Column: China’s recovery and supply concerns are causing iron ore to soar

The logo of Australian group Fortescue Metals (FMG) can be seen on a bulk carrier loaded with iron ore in the coastal town of Port Hedland, Western Australia November 29, 2018. Picture taken November 29, 2018. REUTERS/Melanie Burton

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LAUNCESTON, Australia, May 23 (Reuters) – Iron ore prices have applauded China’s decision to cut its benchmark mortgage interest rate by a surprisingly wide margin, and several factors suggest a a new recovery is in sight.

Spot 62% iron ore for delivery in northern China, as valued by commodity pricing agency Argus, jumped to $135.90 a tonne on May 20, up from 5.7% from the previous day and the strongest close since May 6.

Domestic iron ore futures on the Dalian Commodity Exchange were also stronger, rising 3.4% more modestly to end at 827 yuan ($123.62) a ton on May 20.

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China cut the five-year prime lending rate by 15 basis points to 4.45% at the May 20 monthly setting, the biggest cut since the interest rate mechanism was overhauled in 2019 and more than the five or 10 basis points tipped by most in a Reuters poll. Read more

The move was seen by analysts as an attempt to boost the real estate and construction sectors, which account for around 25% of the economy and have struggled in recent months under the strict zero- Beijing’s COVID, which has led to prolonged shutdowns in several cities. including the main financial center of Shanghai.

Chinese Premier Li Keqiang said last week that Beijing would step up policy adjustments to return the world’s second-largest economy to what he described as normal growth.

The market’s interpretation of Li’s comments was that more stimulus is likely, with hopes that manufacturing will also get a boost.

Coupled with signs that Shanghai is beginning to emerge from its strict lockdown, the view is that the Chinese economy should rebound in the second half.

All of these measures bode well for iron ore demand and steel production, and other factors suggest that iron ore still has room to recover.

The first is that supply from major exporters, Australia and Brazil, appears to be at levels below potential.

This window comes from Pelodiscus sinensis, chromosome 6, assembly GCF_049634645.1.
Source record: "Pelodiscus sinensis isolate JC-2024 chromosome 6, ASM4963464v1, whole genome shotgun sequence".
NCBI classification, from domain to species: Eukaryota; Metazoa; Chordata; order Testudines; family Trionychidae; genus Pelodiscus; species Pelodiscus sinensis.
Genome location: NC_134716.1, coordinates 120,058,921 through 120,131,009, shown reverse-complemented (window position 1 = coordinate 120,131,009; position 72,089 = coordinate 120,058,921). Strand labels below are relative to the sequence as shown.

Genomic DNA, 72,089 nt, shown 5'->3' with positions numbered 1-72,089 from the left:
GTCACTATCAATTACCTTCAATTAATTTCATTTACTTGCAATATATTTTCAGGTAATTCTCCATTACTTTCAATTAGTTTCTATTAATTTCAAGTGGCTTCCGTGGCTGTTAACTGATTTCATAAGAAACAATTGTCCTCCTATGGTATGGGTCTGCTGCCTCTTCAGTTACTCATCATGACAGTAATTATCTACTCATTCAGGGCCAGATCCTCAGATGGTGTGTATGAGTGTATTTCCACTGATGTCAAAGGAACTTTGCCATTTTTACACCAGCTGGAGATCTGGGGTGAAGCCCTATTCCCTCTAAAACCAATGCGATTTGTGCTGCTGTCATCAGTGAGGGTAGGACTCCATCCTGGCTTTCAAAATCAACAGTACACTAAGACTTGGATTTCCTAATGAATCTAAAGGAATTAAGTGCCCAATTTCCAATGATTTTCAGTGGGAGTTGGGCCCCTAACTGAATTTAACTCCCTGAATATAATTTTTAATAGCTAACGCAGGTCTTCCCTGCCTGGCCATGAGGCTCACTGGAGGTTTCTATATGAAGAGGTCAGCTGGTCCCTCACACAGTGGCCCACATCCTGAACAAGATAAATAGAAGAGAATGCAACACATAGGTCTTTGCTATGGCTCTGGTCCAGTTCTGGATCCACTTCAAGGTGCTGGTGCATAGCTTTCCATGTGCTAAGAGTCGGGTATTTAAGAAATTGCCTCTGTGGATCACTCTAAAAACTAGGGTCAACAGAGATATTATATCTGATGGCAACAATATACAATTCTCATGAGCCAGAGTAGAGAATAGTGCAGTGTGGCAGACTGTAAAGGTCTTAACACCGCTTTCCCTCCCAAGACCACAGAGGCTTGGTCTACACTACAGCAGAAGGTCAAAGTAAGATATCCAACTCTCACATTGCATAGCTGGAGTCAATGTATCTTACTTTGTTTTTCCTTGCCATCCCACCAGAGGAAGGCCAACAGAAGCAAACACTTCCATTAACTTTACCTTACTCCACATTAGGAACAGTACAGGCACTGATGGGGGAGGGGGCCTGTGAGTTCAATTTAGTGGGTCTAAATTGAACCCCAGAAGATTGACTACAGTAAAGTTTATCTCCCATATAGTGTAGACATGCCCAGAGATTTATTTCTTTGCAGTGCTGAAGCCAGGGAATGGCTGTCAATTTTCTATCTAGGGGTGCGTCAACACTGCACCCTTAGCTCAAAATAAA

The main shipper, Australia, is on track to export around 72.45 million tonnes in May, according to commodity analysts Kpler, down slightly from 73.48 million in April.

It’s a similar story for the second-largest exporter, Brazil, with May exports likely slightly weaker than the previous month, at 24.82 million tonnes, down slightly from April’s 25.42 million.


Iron ore shipments from Ukraine, which used to supply around 44 million tonnes a year to the seaborne market, mostly to European buyers, are still a concern.

Ukraine was the fourth largest exporter of iron ore, but Kpler data shows shipments fell to zero from March, after 2.32 million tonnes were exported in February.

Another small iron ore exporter, India, is also set to see its shipments plummet, with Argus reporting on Monday that the government has imposed a 50% tax on exports of all grades.

This would effectively make India’s exports uncompetitive and would likely drop to zero. The South Asian nation shipped 3.14 million tonnes in April, according to Kpler.

Another factor is iron ore inventories in Chinese ports, which have fallen in recent weeks, although they are still at higher levels than they were at the same time in 2021 and 2020.

Stocks rose to 137.25 million tonnes in the week to May 20, from a peak of 160.95 million in 2022 on February 18, but still above the 128.35 million of the same weeks in 2021 and 110 million in 2020.

In some ways, it’s not the absolute level of inventory that’s critical, it’s the rate at which it’s declining, and the 15% drop from February’s peak indicates a fairly rapid drawdown on available inventory and potential replenishment demand.

There are also signs that China is increasing its steel production after winter pollution control measures were scrapped and some COVID-19 restrictions were lifted.

April production rose 5.1% from the previous month to 92.78 million tonnes, although it was also still 5.2% below the April 2021 level.

This shows that there is still room to further increase steel production, and it is also a quick way to stimulate the economy, because even if the steel produced is not needed immediately, it is easy to store it for future use.

Overall, the picture emerging is that long-awaited Chinese stimulus measures are starting to materialize, COVID-19 is potentially being pushed back, and the government wants a return to solid growth in the second half of the year. All positive for iron ore.

The opinions expressed here are those of the author, columnist for Reuters.

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Editing by Muralikumar Anantharaman

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The opinions expressed are those of the author. They do not reflect the views of Reuters News, which is committed to integrity, independence and non-partisanship by principles of trust.